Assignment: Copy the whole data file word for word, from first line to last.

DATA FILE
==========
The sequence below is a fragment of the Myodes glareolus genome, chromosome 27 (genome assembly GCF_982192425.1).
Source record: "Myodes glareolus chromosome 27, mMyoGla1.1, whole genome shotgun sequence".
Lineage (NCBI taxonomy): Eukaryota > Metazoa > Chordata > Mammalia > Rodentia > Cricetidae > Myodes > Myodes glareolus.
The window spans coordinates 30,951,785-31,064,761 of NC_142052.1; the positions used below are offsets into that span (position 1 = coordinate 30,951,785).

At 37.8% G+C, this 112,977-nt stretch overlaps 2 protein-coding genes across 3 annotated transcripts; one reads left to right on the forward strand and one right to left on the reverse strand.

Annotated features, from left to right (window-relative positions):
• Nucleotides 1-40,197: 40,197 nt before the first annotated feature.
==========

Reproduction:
The sequence below is a fragment of the Myodes glareolus genome, chromosome 27 (genome assembly GCF_982192425.1).
Source record: "Myodes glareolus chromosome 27, mMyoGla1.1, whole genome shotgun sequence".
Lineage (NCBI taxonomy): Eukaryota > Metazoa > Chordata > Mammalia > Rodentia > Cricetidae > Myodes > Myodes glareolus.
The window spans coordinates 30,951,785-31,064,761 of NC_142052.1; the positions used below are offsets into that span (position 1 = coordinate 30,951,785).

At 37.8% G+C, this 112,977-nt stretch overlaps 2 protein-coding genes across 3 annotated transcripts; one reads left to right on the forward strand and one right to left on the reverse strand.

Annotated features, from left to right (window-relative positions):
• Nucleotides 1-40,197: 40,197 nt before the first annotated feature.